A screenshot from Yakima County Superior Court shows Yakima County Corrections Cpl. Krystal Lipp testifyig Friday, June 4, 2021, at the murder trial of Felipe Luis Jr. She was the shift sergeant at the time prosecutors say Luis and two other inmates killed a fellow gang member in the jail in December 2018.

Yakima County Superior Court jurors watched a video Thursday of the attack that fatally injured a 36-year-old Norteño gang member at the Yakima County jail in 2018.

Prosecutors showed two videos taken inside the housing unit reserved for gang members on the night of Dec. 9, 2018, when prosecutors say Felipe Luis Jr. and two other gang members attacked Jacob Ozuna.

Luis, 21 is charged with aggravated first-degree murder in Ozuna’s death. If convicted, he faces a mandatory life-without-parole sentence.

The videos began shortly before a corrections officer did his hourly “walk-through” of the unit, and Ozuna was seen on the upper tier talking to a couple inmates through a hatch in the door of their cell.

Shortly after the guard leaves, the video shows Luis, Deryk Alexander Donato and Julian Luis Gonzalez, whom sheriff’s Detective Brian McIlrath pointed out to jurors, come up to Ozuna and begin attacking him with their fists and feet.

At one point in the video, Ozuna runs across the upper walkway toward a door with his assailants in hot pursuit, and the attack resumes. After a couple minutes, the video shows Ozuna’s attackers dragging him back across the tier by his legs and then down the stairs to the lower tier of the fourth-floor unit, with his head striking the steps.

On the floor, the attack resumes, and Ozuna is repeatedly kicked in the head.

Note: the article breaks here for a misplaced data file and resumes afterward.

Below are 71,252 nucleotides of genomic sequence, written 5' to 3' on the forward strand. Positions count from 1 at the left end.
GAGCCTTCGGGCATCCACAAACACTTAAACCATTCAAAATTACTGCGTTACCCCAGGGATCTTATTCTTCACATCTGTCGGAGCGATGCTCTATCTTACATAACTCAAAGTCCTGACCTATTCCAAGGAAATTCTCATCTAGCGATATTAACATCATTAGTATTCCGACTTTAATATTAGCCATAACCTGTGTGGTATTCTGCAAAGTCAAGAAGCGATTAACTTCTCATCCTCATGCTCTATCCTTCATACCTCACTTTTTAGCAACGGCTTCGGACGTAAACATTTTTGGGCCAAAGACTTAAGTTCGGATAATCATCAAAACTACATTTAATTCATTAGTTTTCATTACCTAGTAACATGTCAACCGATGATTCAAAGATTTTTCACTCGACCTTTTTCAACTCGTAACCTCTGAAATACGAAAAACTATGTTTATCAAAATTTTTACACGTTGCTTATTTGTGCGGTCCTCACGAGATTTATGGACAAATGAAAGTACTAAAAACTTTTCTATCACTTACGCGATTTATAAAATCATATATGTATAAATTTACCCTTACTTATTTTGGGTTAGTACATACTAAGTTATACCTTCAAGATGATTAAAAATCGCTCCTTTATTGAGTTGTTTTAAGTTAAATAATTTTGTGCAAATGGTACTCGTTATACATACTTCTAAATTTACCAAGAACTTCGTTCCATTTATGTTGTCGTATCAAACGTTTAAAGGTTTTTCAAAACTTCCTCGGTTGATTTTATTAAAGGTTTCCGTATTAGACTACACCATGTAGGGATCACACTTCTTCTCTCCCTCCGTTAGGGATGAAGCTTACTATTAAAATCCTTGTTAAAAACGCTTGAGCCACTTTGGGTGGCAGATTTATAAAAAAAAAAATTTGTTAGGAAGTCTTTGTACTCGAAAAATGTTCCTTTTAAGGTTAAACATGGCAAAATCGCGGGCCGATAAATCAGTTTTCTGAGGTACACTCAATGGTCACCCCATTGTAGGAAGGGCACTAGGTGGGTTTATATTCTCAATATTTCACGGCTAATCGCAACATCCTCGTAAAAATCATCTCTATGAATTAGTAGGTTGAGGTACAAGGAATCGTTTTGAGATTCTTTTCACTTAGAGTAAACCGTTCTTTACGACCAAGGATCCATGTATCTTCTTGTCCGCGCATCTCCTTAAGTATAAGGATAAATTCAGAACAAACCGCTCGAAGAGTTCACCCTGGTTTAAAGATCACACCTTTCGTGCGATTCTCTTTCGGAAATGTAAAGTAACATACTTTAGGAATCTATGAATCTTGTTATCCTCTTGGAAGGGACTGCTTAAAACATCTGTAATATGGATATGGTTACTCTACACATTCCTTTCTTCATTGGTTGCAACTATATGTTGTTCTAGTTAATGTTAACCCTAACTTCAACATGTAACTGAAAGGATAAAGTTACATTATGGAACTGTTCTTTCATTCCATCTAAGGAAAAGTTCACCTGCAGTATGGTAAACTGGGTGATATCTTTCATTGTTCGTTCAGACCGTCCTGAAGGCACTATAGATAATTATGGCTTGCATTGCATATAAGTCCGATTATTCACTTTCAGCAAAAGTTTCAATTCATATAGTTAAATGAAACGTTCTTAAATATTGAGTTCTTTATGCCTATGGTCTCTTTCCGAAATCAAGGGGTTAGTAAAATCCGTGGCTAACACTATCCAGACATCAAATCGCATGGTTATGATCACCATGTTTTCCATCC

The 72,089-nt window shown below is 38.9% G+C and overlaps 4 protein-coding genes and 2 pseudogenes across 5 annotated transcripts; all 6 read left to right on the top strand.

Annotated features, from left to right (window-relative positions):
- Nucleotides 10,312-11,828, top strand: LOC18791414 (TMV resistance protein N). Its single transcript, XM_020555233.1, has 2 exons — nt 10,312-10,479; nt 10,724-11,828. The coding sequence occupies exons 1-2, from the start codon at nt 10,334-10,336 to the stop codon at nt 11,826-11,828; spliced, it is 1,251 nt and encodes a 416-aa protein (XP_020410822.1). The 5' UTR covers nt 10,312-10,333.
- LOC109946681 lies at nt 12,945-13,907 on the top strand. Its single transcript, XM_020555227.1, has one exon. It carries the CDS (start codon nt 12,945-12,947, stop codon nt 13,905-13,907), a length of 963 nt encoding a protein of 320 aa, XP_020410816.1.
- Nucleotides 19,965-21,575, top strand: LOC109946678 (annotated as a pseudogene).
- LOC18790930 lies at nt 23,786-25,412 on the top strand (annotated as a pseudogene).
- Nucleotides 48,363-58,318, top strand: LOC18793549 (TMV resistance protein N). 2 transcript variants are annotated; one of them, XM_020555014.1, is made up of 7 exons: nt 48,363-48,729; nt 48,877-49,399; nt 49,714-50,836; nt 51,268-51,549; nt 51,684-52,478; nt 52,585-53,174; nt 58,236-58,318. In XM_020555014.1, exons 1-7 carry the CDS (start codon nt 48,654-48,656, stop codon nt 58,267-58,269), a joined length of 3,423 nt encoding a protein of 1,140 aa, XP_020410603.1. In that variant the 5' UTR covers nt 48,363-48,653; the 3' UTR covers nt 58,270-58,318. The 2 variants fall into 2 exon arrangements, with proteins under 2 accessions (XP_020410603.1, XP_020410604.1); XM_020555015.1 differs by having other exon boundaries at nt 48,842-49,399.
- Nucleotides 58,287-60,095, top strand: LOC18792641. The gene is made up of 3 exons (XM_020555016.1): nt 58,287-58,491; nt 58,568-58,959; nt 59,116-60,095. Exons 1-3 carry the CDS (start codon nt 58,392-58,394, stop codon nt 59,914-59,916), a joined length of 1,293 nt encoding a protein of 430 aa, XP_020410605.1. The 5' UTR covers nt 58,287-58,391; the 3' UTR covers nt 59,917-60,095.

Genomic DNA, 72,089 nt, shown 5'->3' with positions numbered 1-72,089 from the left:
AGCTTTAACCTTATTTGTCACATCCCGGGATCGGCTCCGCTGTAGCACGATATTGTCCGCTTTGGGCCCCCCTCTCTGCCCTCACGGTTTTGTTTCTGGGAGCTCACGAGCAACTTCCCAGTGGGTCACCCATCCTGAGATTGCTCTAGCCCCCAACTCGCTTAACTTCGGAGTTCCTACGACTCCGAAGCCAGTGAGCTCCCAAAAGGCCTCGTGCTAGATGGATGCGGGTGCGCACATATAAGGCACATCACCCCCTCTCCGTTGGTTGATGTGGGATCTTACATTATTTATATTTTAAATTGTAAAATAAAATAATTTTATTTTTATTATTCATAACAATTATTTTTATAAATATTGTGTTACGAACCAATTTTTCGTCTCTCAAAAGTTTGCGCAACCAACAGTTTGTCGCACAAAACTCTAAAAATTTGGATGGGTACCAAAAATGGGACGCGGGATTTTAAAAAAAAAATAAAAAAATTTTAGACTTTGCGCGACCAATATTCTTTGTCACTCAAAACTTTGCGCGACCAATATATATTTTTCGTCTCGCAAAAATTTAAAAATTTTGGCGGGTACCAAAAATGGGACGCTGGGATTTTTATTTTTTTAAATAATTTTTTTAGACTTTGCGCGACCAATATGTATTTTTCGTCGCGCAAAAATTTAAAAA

During his testimony Thursday, Dr. Jeffrey Reynolds said the autopsy he performed found that Ozuna died when his brain swelled because of the repeated blows to his head and he stopped breathing.

Corrections Cpl. Krystal Lipp, who was the shift sergeant that night at the jail, also testified to the identity of the participants in the attack, and how she joined other officers in responding to the unit after a call was put out for help in the unit.

The attack lasted more than 13 minutes, prompting Luis’ attorney, Rick Smith, to question why an officer charged with monitoring the unit didn’t see the attack sooner on a desktop monitor.

“He could have glanced over (at the monitor), seen it happening, called for backup and stopped this from happening,” Smith said outside the presence of the jury.

Lipp, asked outside the jury’s presence, said she knew the guard was at his post filling out log reports at the time because of security video of that area of the jail. But since the video was not introduced as evidence, she was only allowed to tell jurors she had no direct knowledge that the officer was at that position, as she was on another floor at the time.

Smith also used the fight video to question the prosecution’s claim that the three intended to kill Ozuna for violating gang code by killing a fellow Norteño without authorization. He said Luis and the others knew about the cameras in the pod, and could have easily killed Ozuna in his cell — where the cameras wouldn’t see them — if that had been their intention.

Smith also presented two witnesses who said that Dario Alvarado, whom Ozuna was charged with killing in 2018, had earlier declared that he was a “drop-out” from the gang.

Denise Hackett, a retired corrections officer, and corrections Officer April Rosales said that when Alvarado was booked into the jail in April 2018, he told them as part of his booking process that he was no longer a gang member.

When inmates are booked into jail, corrections officers check on gang ties to ensure they are not placed in a unit with people who will attack them.

Rosales, under cross-examination, said it is possible for someone to say they had left a gang only to return to it.

Gonzalez, 23, of Toppenish entered an Alford plea in March to first-degree murder and was sentenced to 24 years in prison. Donato, 27, of White Swan is undergoing a mental competency evaluation after he reported hearing voices telling him what to do.

The trial before Judge Kevin Naught concluded the second of three weeks, and Deputy Yakima County Prosecuting Attorney Sam Chen said he could rest his case Monday.